Related topics: light

A new LED design for next-level realism in immersive displays

From pterodactyls flying overhead in a game to virtually applying cosmetics prior to making a purchase, augmented reality and other immersive technologies are transforming how we play, observe, and learn. Cheap and ultra-small ...

Simple ballpoint pen can write custom LEDs

The invention of the printing press revolutionized duplication of the written word, giving the hands of tired scribes a break and making written material more accessible. A similar breakthrough has happened in reverse in ...

Clever fly offers lessons on advanced predator adaptations

The saffron robber fly (Laphria saffrana) is an extremely fast bee-colored hunter that has to determine, while perched, which insects it wants to chase and eat. This is complicated by the fact that its eyes have poor resolution, ...

Progress in perovskite LEDs for deep-blue light

The deep blue of your LED display is likely produced by indium gallium nitride (InGaN), a costly substance. In the field of LEDs, researchers are seeking alternatives in a type of perovskite known as quasi-2D Ruddlesden‒Popper ...

LED tech boosts saplings, hopes for UK net zero bid

Surrounded by rows of healthy saplings grown using the latest LED technology, Scottish forestry researcher Kenny Hay has been left in little doubt that the science can boost Britain's net zero efforts.

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Light-emitting diode

A light-emitting diode (LED) (pronounced /ˌɛliːˈdiː/, or just /lɛd/), is an electronic light source. The LED was first invented in Russia in the 1920s, and introduced in America as a practical electronic component in 1962. Oleg Vladimirovich Losev was a radio technician who noticed that diodes used in radio receivers emitted light when current was passed through them. In 1927, he published details in a Russian journal of the first ever LED.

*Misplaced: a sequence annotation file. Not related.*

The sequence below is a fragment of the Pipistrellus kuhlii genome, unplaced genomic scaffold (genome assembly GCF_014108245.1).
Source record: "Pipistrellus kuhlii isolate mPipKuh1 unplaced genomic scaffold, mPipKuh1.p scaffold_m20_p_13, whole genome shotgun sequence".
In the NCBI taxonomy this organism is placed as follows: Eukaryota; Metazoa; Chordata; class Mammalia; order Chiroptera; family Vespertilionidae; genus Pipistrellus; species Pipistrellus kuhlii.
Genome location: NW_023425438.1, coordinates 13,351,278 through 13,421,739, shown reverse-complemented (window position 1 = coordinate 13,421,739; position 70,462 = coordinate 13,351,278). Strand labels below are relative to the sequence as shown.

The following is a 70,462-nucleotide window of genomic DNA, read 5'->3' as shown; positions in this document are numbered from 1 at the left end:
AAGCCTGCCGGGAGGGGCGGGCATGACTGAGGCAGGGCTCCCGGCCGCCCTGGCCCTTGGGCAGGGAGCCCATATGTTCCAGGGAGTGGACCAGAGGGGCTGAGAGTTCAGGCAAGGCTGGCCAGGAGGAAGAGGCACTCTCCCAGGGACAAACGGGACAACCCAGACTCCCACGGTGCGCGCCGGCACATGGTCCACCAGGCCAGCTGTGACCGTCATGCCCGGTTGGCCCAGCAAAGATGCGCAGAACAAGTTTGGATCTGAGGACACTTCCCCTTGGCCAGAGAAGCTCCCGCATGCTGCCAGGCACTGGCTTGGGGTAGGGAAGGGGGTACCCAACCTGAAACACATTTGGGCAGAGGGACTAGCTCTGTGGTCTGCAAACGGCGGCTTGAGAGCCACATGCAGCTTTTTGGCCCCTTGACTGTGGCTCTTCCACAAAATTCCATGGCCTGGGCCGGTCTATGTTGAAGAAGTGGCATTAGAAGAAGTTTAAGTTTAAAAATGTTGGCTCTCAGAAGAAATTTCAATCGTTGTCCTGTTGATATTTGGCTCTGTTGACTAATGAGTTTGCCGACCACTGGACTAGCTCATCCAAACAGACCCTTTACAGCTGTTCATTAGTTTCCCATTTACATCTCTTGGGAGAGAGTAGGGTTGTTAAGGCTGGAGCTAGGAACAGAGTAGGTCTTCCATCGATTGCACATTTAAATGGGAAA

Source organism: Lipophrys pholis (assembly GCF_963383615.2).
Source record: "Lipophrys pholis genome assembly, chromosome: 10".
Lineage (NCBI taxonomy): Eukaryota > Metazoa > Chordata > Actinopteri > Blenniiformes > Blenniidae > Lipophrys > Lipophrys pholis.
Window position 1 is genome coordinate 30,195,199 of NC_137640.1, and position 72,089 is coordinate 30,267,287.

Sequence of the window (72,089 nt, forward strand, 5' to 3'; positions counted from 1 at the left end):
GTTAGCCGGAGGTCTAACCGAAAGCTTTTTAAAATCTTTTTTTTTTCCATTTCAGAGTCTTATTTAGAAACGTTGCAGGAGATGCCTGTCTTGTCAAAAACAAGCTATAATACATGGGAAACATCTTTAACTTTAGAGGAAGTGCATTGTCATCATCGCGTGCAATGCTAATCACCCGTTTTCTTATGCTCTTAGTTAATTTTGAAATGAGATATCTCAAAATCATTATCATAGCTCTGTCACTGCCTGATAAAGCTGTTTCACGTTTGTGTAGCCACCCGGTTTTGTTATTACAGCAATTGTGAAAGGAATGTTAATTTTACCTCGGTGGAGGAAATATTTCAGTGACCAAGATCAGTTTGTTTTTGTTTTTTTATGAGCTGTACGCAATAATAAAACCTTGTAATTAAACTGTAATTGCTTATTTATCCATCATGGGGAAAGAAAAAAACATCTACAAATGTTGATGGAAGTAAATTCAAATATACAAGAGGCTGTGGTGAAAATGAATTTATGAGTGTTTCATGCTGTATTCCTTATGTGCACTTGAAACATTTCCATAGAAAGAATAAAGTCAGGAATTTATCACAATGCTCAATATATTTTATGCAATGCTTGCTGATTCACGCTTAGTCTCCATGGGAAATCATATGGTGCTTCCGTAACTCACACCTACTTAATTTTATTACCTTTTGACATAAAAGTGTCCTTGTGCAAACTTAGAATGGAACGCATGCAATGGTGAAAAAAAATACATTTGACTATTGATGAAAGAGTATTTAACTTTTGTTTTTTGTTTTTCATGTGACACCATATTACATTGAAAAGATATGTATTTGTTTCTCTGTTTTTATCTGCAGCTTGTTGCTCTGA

All early devices emitted low-intensity red light, but modern LEDs are available across the visible, ultraviolet and infra red wavelengths, with very high brightness.

LEDs are based on the semiconductor diode. When the diode is forward biased (switched on), electrons are able to recombine with holes and energy is released in the form of light. This effect is called electroluminescence and the color of the light is determined by the energy gap of the semiconductor. The LED is usually small in area (less than 1 mm2) with integrated optical components to shape its radiation pattern and assist in reflection.

LEDs present many advantages over traditional light sources including lower energy consumption, longer lifetime, improved robustness, smaller size and faster switching. However, they are relatively expensive and require more precise current and heat management than traditional light sources.

Applications of LEDs are diverse. They are used as low-energy indicators but also for replacements for traditional light sources in general lighting and automotive lighting. The compact size of LEDs has allowed new text and video displays and sensors to be developed, while their high switching rates are useful in communications technology.

This text uses material from Wikipedia, licensed under CC BY-SA